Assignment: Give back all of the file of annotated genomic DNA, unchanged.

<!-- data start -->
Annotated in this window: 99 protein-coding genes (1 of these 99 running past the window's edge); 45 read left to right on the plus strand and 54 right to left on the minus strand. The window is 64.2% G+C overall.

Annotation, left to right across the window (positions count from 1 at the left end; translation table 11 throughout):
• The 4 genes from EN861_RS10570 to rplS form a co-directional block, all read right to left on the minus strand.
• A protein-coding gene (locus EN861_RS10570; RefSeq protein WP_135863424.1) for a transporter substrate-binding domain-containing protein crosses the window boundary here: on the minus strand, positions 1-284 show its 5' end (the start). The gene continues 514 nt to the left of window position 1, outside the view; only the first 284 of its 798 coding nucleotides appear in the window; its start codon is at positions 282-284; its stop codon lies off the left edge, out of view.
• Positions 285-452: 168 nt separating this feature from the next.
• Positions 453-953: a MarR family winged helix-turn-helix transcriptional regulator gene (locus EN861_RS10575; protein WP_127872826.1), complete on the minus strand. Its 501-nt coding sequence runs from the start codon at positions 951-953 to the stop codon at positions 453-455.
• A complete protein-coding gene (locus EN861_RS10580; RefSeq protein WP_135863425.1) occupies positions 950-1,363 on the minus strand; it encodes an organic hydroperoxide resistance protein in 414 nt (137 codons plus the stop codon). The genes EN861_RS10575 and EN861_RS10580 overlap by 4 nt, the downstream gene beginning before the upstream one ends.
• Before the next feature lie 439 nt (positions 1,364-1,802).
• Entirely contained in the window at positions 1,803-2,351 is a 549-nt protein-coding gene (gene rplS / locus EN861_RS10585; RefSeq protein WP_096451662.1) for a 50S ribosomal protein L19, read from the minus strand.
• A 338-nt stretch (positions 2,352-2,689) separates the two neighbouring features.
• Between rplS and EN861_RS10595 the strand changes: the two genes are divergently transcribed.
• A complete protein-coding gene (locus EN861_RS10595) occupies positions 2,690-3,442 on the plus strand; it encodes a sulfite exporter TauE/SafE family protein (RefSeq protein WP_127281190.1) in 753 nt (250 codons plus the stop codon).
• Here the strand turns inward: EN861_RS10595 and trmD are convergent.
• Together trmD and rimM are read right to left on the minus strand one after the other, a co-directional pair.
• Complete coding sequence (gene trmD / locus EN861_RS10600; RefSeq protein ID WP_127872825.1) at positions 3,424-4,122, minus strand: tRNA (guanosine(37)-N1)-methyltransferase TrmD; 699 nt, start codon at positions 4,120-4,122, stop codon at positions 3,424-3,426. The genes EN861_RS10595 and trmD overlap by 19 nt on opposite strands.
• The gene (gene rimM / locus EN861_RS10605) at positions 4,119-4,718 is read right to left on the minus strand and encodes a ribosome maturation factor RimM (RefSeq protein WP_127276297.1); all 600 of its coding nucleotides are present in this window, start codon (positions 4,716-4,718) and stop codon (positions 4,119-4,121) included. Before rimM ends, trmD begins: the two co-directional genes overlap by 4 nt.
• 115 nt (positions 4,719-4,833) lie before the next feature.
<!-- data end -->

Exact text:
Annotated in this window: 99 protein-coding genes (1 of these 99 running past the window's edge); 45 read left to right on the plus strand and 54 right to left on the minus strand. The window is 64.2% G+C overall.

Annotation, left to right across the window (positions count from 1 at the left end; translation table 11 throughout):
• The 4 genes from EN861_RS10570 to rplS form a co-directional block, all read right to left on the minus strand.
• A protein-coding gene (locus EN861_RS10570; RefSeq protein WP_135863424.1) for a transporter substrate-binding domain-containing protein crosses the window boundary here: on the minus strand, positions 1-284 show its 5' end (the start). The gene continues 514 nt to the left of window position 1, outside the view; only the first 284 of its 798 coding nucleotides appear in the window; its start codon is at positions 282-284; its stop codon lies off the left edge, out of view.
• Positions 285-452: 168 nt separating this feature from the next.
• Positions 453-953: a MarR family winged helix-turn-helix transcriptional regulator gene (locus EN861_RS10575; protein WP_127872826.1), complete on the minus strand. Its 501-nt coding sequence runs from the start codon at positions 951-953 to the stop codon at positions 453-455.
• A complete protein-coding gene (locus EN861_RS10580; RefSeq protein WP_135863425.1) occupies positions 950-1,363 on the minus strand; it encodes an organic hydroperoxide resistance protein in 414 nt (137 codons plus the stop codon). The genes EN861_RS10575 and EN861_RS10580 overlap by 4 nt, the downstream gene beginning before the upstream one ends.
• Before the next feature lie 439 nt (positions 1,364-1,802).
• Entirely contained in the window at positions 1,803-2,351 is a 549-nt protein-coding gene (gene rplS / locus EN861_RS10585; RefSeq protein WP_096451662.1) for a 50S ribosomal protein L19, read from the minus strand.
• A 338-nt stretch (positions 2,352-2,689) separates the two neighbouring features.
• Between rplS and EN861_RS10595 the strand changes: the two genes are divergently transcribed.
• A complete protein-coding gene (locus EN861_RS10595) occupies positions 2,690-3,442 on the plus strand; it encodes a sulfite exporter TauE/SafE family protein (RefSeq protein WP_127281190.1) in 753 nt (250 codons plus the stop codon).
• Here the strand turns inward: EN861_RS10595 and trmD are convergent.
• Together trmD and rimM are read right to left on the minus strand one after the other, a co-directional pair.
• Complete coding sequence (gene trmD / locus EN861_RS10600; RefSeq protein ID WP_127872825.1) at positions 3,424-4,122, minus strand: tRNA (guanosine(37)-N1)-methyltransferase TrmD; 699 nt, start codon at positions 4,120-4,122, stop codon at positions 3,424-3,426. The genes EN861_RS10595 and trmD overlap by 19 nt on opposite strands.
• The gene (gene rimM / locus EN861_RS10605) at positions 4,119-4,718 is read right to left on the minus strand and encodes a ribosome maturation factor RimM (RefSeq protein WP_127276297.1); all 600 of its coding nucleotides are present in this window, start codon (positions 4,716-4,718) and stop codon (positions 4,119-4,121) included. Before rimM ends, trmD begins: the two co-directional genes overlap by 4 nt.
• 115 nt (positions 4,719-4,833) lie before the next feature.